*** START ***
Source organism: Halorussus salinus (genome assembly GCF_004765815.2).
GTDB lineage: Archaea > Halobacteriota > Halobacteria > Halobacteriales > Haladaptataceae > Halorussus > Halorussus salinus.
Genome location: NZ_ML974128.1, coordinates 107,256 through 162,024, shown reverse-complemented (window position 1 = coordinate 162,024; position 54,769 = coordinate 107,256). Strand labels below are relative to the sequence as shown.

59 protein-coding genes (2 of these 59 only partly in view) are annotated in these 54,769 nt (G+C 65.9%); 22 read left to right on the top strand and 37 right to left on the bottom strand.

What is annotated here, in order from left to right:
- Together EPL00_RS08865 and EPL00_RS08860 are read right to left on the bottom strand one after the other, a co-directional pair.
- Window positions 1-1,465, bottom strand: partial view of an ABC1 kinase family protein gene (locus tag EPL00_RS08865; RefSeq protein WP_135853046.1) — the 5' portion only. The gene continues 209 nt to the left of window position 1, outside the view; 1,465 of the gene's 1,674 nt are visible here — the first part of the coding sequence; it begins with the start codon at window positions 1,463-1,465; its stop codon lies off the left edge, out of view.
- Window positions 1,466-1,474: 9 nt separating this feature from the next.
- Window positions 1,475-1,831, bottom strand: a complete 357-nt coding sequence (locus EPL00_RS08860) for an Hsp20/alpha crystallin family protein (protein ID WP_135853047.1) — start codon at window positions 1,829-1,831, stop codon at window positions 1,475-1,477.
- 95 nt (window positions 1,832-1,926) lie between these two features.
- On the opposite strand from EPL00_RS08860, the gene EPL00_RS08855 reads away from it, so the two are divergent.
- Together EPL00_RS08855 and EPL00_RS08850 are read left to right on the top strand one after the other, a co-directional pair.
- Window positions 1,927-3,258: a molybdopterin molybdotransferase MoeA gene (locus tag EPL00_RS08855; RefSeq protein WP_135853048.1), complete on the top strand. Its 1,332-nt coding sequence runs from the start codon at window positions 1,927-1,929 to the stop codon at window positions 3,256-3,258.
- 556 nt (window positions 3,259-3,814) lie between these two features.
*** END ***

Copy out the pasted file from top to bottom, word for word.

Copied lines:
Source organism: Halorussus salinus (genome assembly GCF_004765815.2).
GTDB lineage: Archaea > Halobacteriota > Halobacteria > Halobacteriales > Haladaptataceae > Halorussus > Halorussus salinus.
Genome location: NZ_ML974128.1, coordinates 107,256 through 162,024, shown reverse-complemented (window position 1 = coordinate 162,024; position 54,769 = coordinate 107,256). Strand labels below are relative to the sequence as shown.

59 protein-coding genes (2 of these 59 only partly in view) are annotated in these 54,769 nt (G+C 65.9%); 22 read left to right on the top strand and 37 right to left on the bottom strand.

What is annotated here, in order from left to right:
- Together EPL00_RS08865 and EPL00_RS08860 are read right to left on the bottom strand one after the other, a co-directional pair.
- Window positions 1-1,465, bottom strand: partial view of an ABC1 kinase family protein gene (locus tag EPL00_RS08865; RefSeq protein WP_135853046.1) — the 5' portion only. The gene continues 209 nt to the left of window position 1, outside the view; 1,465 of the gene's 1,674 nt are visible here — the first part of the coding sequence; it begins with the start codon at window positions 1,463-1,465; its stop codon lies off the left edge, out of view.
- Window positions 1,466-1,474: 9 nt separating this feature from the next.
- Window positions 1,475-1,831, bottom strand: a complete 357-nt coding sequence (locus EPL00_RS08860) for an Hsp20/alpha crystallin family protein (protein ID WP_135853047.1) — start codon at window positions 1,829-1,831, stop codon at window positions 1,475-1,477.
- 95 nt (window positions 1,832-1,926) lie between these two features.
- On the opposite strand from EPL00_RS08860, the gene EPL00_RS08855 reads away from it, so the two are divergent.
- Together EPL00_RS08855 and EPL00_RS08850 are read left to right on the top strand one after the other, a co-directional pair.
- Window positions 1,927-3,258: a molybdopterin molybdotransferase MoeA gene (locus tag EPL00_RS08855; RefSeq protein WP_135853048.1), complete on the top strand. Its 1,332-nt coding sequence runs from the start codon at window positions 1,927-1,929 to the stop codon at window positions 3,256-3,258.
- 556 nt (window positions 3,259-3,814) lie between these two features.